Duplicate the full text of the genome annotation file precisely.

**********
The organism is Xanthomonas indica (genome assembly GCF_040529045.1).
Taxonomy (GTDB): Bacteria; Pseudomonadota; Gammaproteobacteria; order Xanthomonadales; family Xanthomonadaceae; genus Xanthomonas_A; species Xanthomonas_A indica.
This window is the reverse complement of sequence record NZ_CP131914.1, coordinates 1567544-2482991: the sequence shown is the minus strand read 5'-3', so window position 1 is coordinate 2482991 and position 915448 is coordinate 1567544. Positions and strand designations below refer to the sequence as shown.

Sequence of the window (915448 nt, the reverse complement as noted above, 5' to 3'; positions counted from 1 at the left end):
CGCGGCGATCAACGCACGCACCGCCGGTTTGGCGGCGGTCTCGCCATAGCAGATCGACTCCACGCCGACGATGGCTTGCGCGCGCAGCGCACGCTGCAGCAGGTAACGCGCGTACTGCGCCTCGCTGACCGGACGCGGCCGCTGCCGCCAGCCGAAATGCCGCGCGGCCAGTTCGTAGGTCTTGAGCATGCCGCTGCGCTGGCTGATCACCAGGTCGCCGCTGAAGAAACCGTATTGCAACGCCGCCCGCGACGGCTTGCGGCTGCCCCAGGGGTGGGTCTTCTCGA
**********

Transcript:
The organism is Xanthomonas indica (genome assembly GCF_040529045.1).
Taxonomy (GTDB): Bacteria; Pseudomonadota; Gammaproteobacteria; order Xanthomonadales; family Xanthomonadaceae; genus Xanthomonas_A; species Xanthomonas_A indica.
This window is the reverse complement of sequence record NZ_CP131914.1, coordinates 1567544-2482991: the sequence shown is the minus strand read 5'-3', so window position 1 is coordinate 2482991 and position 915448 is coordinate 1567544. Positions and strand designations below refer to the sequence as shown.

Sequence of the window (915448 nt, the reverse complement as noted above, 5' to 3'; positions counted from 1 at the left end):
CGCGGCGATCAACGCACGCACCGCCGGTTTGGCGGCGGTCTCGCCATAGCAGATCGACTCCACGCCGACGATGGCTTGCGCGCGCAGCGCACGCTGCAGCAGGTAACGCGCGTACTGCGCCTCGCTGACCGGACGCGGCCGCTGCCGCCAGCCGAAATGCCGCGCGGCCAGTTCGTAGGTCTTGAGCATGCCGCTGCGCTGGCTGATCACCAGGTCGCCGCTGAAGAAACCGTATTGCAACGCCGCCCGCGACGGCTTGCGGCTGCCCCAGGGGTGGGTCTTCTCGA